• I knew this sounded familiar, "whatever is natural is not shameful" is attributed to Seneca. But... "In rejecting anger, Seneca does not argue that we should try to deaden the natural impulses that sometimes result in anger -- that is, he distinguishes between anger and our impulsive response to, for example, moral wrongdoing, but argues that this impulse should be governed by reason rather than given over to anger". Only the impulse gets off on the "natural", not the actual response, which is also subject to reason. – Conifold Dec 6 '16 at 23:58
  • you've asked at least 5 distinct questions. – user20153 Dec 7 '16 at 0:52
  • For Kant, human nature is in fact the radical evil, as he expresses it in the Religion. But my guess would be that you confuse a completely social construct of 'natural' in the sense of 'common' with a notion of 'natural' that includes necessity or being essential. I totally agree that it is very common to act immorally. Kant even speaks of the possibility of no single act of morality at all, but how does this say anything about the objectivity of a moral principle? Moreover, if there wasn't such a thing, how could we even think of something common as being wrong coherently? – Philip Klöcking Dec 7 '16 at 1:06

I would adopt a naturalized version of Kantian theory here.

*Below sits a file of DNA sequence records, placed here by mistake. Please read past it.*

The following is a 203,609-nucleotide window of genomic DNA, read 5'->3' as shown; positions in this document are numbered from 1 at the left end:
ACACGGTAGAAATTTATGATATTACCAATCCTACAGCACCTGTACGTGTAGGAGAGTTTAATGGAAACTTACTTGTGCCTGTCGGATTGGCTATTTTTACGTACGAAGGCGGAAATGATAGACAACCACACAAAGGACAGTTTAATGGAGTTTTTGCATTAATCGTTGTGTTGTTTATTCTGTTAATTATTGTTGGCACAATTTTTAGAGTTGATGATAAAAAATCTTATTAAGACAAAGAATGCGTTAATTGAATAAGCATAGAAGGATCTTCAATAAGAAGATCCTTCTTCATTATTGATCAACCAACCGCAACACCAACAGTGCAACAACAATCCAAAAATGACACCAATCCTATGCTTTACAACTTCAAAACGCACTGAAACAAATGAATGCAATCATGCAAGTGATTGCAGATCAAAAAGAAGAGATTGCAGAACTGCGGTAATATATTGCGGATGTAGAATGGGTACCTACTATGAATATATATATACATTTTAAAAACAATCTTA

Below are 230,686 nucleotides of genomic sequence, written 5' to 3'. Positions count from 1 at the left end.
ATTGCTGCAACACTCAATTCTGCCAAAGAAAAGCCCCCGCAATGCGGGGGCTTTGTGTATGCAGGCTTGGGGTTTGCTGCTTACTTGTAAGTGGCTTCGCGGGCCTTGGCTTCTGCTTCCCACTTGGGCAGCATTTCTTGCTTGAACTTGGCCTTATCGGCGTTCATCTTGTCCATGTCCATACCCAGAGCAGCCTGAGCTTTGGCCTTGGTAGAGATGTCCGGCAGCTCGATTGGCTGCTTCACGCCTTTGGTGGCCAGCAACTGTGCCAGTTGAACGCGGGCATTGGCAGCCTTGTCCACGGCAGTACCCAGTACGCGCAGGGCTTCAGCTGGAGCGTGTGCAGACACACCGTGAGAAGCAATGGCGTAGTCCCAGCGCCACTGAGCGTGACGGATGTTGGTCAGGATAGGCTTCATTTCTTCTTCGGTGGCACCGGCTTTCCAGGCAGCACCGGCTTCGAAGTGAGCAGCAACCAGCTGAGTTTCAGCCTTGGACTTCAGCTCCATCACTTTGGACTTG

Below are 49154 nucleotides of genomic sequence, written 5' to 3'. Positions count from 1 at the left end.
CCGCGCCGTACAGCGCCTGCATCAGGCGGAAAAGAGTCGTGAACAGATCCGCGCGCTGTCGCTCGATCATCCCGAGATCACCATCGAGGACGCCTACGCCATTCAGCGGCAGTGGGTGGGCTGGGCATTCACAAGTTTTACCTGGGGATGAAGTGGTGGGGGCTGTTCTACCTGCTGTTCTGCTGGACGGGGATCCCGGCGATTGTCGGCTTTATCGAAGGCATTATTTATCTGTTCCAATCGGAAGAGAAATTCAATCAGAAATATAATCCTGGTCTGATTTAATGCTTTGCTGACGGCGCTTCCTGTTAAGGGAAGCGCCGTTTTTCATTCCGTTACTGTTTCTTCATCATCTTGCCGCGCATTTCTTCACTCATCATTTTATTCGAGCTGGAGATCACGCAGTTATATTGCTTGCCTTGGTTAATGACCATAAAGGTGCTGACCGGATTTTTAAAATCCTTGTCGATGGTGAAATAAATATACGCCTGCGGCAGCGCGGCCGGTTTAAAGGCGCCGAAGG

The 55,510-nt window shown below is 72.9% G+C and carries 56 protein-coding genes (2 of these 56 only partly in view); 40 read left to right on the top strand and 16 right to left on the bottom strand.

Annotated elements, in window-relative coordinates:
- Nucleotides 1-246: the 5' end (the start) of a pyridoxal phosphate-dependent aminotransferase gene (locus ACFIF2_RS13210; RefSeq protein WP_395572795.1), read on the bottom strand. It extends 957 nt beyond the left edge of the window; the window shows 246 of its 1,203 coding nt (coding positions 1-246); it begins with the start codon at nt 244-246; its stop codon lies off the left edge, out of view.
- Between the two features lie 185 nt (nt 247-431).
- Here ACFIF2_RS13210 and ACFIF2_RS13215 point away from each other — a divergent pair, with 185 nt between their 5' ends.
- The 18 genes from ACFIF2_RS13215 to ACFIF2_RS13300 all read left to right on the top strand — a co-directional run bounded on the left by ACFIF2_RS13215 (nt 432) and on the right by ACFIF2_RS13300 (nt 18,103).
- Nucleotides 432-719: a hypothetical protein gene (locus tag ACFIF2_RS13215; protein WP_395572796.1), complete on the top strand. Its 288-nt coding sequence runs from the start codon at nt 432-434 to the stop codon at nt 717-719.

Empathy is also natural. Children spontaneously empathize across conventional boundaries where we socially decide to withhold empathy. This has become a sort of feel-good truism nowadays, showing Black and White babies getting along much better than Black and White adults, or dogs and hippos developing trans-species friendships. But stripped of the tendency of its presentation to jump straight to a saccharine oversimplification, it is a compelling argument. To some degree, the Categorical Imperative survives as a genetic fact.

Also, we cannot necessarily adopt Kant's dictum that true duties do not conflict, but we can look at the historical plasticity of our culture and see that we can make them not conflict for a large majority of the population. Humans seem to be capable of adopting almost any habit given adequate motivation.

We can take empathy and the motivation to be thought-well-of as human nature at a more basic level than, say, sexual objectification, because individual and cultural arguments that outlaw rape, are readily adopted and spread. It should be noted that self-governing collectives of men at sea generally adopted strict punishments for the rape of women, even when those women were mostly natives of places far from any governmental authority. (Sorry to say, my reference is an episode of QI.) That does not mean that the two competing natural motivations are not both natural, as history says we still have to actually enforce those punishments.